Problems understanding Struct in this example !

Hi,

Link RF24Network: Network Layer for RF24 Radios

I am trying to understand how struct works in this example found below. I have tried to find out using the internet but find the explanations very confusing.My questions relate to the lines marked with (1) (2) (3) respectively.

This is what I think may be happening ?

(1) Assigns members unsigned long ms; unsigned long counter;, but they are not put into memory or take any space.

(2) payload seems to become a variable here ? also millis(), packets_sent are used here but how are they related to (1)

(3) What does &payload do ?

It seems unsigned long ms; unsigned long counter; are never used ?

i would welcome a clear and easy to understand reply as I have never used structs before.

Thanks

Regards Gary

/*
 Copyright (C) 2012 James Coliz, Jr. <maniacbug@ymail.com>

 This program is free software; you can redistribute it and/or
 modify it under the terms of the GNU General Public License
 version 2 as published by the Free Software Foundation.
 */

/**
 * Simplest possible example of using RF24Network 
 *
 * TRANSMITTER NODE
 * Every 2 seconds, send a payload to the receiver node.
 */

#include <RF24Network.h>
#include <RF24.h>
#include <SPI.h>

// nRF24L01(+) radio attached using Getting Started board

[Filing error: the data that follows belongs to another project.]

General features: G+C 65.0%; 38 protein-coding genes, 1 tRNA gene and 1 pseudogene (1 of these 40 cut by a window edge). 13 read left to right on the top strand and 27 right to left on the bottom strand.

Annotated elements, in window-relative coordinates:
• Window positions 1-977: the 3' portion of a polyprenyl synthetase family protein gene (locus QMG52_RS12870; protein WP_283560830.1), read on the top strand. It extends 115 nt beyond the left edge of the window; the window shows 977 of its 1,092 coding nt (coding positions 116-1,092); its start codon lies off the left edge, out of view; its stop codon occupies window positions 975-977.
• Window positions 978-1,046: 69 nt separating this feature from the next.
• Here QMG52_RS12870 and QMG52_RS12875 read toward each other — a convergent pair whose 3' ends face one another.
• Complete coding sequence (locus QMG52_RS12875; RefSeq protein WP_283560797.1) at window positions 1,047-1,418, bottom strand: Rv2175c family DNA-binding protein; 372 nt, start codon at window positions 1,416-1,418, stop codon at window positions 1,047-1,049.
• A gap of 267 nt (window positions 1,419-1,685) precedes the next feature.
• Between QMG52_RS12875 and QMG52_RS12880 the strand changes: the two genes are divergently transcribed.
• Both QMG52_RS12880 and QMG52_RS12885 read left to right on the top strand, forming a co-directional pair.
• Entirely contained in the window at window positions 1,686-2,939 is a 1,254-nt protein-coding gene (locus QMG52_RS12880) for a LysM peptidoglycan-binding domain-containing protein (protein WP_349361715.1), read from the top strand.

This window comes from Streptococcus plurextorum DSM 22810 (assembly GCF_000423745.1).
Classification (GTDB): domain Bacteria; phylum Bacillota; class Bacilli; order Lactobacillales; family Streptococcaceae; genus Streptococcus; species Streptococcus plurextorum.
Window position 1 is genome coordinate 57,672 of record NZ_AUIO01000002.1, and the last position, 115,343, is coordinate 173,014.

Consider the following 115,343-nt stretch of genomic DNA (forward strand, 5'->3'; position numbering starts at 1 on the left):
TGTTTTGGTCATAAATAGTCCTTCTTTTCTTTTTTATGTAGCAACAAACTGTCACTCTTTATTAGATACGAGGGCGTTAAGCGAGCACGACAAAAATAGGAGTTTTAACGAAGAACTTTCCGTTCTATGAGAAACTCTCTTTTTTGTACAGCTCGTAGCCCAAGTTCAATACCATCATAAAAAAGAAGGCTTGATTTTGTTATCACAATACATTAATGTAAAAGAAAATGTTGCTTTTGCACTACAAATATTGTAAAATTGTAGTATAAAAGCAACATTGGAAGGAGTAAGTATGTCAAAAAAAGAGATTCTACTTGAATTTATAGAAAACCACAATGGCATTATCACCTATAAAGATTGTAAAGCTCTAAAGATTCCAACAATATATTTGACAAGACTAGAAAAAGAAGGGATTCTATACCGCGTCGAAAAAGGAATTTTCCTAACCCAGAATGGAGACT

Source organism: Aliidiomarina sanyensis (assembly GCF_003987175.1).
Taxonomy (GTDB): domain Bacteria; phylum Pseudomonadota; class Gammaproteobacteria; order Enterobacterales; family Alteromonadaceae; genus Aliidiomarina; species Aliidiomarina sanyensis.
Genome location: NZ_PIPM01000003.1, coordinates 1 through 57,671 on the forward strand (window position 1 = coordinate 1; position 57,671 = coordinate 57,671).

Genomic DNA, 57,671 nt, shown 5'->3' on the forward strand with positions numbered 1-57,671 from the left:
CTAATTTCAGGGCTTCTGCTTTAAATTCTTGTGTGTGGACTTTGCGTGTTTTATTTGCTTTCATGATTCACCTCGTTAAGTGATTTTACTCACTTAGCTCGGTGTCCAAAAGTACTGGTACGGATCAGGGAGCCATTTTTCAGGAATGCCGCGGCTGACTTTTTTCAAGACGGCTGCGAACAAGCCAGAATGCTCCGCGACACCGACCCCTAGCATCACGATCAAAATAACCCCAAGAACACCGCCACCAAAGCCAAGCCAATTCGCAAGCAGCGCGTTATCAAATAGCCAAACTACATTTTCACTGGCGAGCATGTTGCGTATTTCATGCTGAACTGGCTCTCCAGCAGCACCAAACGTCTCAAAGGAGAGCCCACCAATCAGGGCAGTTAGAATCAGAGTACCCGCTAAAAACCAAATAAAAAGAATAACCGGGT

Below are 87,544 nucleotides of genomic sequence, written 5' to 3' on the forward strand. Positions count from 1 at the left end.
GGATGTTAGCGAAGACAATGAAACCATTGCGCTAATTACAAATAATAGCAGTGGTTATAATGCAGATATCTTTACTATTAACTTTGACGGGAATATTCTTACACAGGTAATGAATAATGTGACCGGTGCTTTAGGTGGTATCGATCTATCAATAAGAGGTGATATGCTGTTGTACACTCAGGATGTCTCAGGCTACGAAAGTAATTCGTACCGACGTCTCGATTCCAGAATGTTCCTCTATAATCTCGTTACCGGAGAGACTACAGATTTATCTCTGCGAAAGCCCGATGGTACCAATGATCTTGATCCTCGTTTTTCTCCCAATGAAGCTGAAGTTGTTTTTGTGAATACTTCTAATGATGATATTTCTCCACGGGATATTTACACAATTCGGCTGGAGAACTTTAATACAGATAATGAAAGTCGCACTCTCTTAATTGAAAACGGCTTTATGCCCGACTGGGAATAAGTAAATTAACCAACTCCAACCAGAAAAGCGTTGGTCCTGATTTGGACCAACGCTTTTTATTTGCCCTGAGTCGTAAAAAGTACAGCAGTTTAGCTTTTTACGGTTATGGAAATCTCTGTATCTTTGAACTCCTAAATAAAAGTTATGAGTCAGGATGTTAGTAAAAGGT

RF24 radio(9,10);

// Network uses that radio
RF24Network network(radio);

// Address of our node
const uint16_t this_node = 1;

// Address of the other node
const uint16_t other_node = 0;

// How often to send 'hello world to the other unit
const unsigned long interval = 2000; //ms

// When did we last send?
unsigned long last_sent;

// How many have we sent already
unsigned long packets_sent;

// Structure of our payload
struct payload_t                              // (1)
{
  unsigned long ms;
  unsigned long counter;
};

void setup(void)
{
  Serial.begin(57600);
  Serial.println("RF24Network/examples/helloworld_tx/");
 
  SPI.begin();
  radio.begin();
  network.begin(/*channel*/ 90, /*node address*/ this_node);
}

void loop(void)
{
  // Pump the network regularly
  network.update();

  // If it's time to send a message, send it!
  unsigned long now = millis();
  if ( now - last_sent >= interval  )
  {
    last_sent = now;

    Serial.print("Sending...");
    payload_t   payload = { millis(), packets_sent++ };                                // (2)
    RF24NetworkHeader header(/*to node*/ other_node);
    bool ok = network.write(header,&payload,sizeof(payload));                   // (3)
    if (ok)
      Serial.println("ok.");
    else
      Serial.println("failed.");
  }
}
// vim:ai:cin:sts=2 sw=2 ft=cpp
  1. define a structure (a template if you like)
  2. make an instance of the structure and put some values in it.
  3. take the address of the structure.

That is some weird programming, but after a while it does make sense.

This declares a template.

struct payload_t
{
  unsigned long ms;
  unsigned long counter;
};

So beside 'int', 'float' and 'long', you can now also declare something that is called 'payload_t'.

And such a variable is created:

  payload_t   payload = { millis(), packets_sent++ };

A variable of the type 'payload_t' is created. That variable is a structure with two long variables, 'ms' and 'counter'.
The 'ms' and 'counter' are filled upon the creation of the variable.

Those elements can be filled in a normal way:

  // same code as this: